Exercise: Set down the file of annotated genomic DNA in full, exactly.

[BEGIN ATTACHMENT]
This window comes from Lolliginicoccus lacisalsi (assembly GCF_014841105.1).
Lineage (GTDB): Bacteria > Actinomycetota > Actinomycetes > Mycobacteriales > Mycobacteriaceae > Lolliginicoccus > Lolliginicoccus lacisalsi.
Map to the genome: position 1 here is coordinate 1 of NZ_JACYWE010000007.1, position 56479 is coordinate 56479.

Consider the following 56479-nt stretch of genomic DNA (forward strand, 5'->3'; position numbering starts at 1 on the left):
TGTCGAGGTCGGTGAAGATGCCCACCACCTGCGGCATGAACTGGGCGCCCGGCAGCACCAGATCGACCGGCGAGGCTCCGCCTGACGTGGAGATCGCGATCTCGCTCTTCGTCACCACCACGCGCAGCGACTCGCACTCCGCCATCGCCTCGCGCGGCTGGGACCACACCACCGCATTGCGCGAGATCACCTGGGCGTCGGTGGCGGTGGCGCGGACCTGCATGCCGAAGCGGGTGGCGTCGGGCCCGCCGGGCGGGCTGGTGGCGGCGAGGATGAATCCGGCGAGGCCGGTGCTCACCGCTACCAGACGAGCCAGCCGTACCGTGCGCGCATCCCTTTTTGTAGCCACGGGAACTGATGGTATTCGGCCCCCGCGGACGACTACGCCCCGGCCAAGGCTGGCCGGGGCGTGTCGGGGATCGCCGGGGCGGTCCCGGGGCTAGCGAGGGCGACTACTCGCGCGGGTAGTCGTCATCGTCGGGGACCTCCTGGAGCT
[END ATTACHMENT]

This window comes from Lolliginicoccus lacisalsi (assembly GCF_014841105.1).
Lineage (GTDB): Bacteria > Actinomycetota > Actinomycetes > Mycobacteriales > Mycobacteriaceae > Lolliginicoccus > Lolliginicoccus lacisalsi.
Map to the genome: position 1 here is coordinate 1 of NZ_JACYWE010000007.1, position 56479 is coordinate 56479.

Consider the following 56479-nt stretch of genomic DNA (forward strand, 5'->3'; position numbering starts at 1 on the left):
TGTCGAGGTCGGTGAAGATGCCCACCACCTGCGGCATGAACTGGGCGCCCGGCAGCACCAGATCGACCGGCGAGGCTCCGCCTGACGTGGAGATCGCGATCTCGCTCTTCGTCACCACCACGCGCAGCGACTCGCACTCCGCCATCGCCTCGCGCGGCTGGGACCACACCACCGCATTGCGCGAGATCACCTGGGCGTCGGTGGCGGTGGCGCGGACCTGCATGCCGAAGCGGGTGGCGTCGGGCCCGCCGGGCGGGCTGGTGGCGGCGAGGATGAATCCGGCGAGGCCGGTGCTCACCGCTACCAGACGAGCCAGCCGTACCGTGCGCGCATCCCTTTTTGTAGCCACGGGAACTGATGGTATTCGGCCCCCGCGGACGACTACGCCCCGGCCAAGGCTGGCCGGGGCGTGTCGGGGATCGCCGGGGCGGTCCCGGGGCTAGCGAGGGCGACTACTCGCGCGGGTAGTCGTCATCGTCGGGGACCTCCTGGAGCT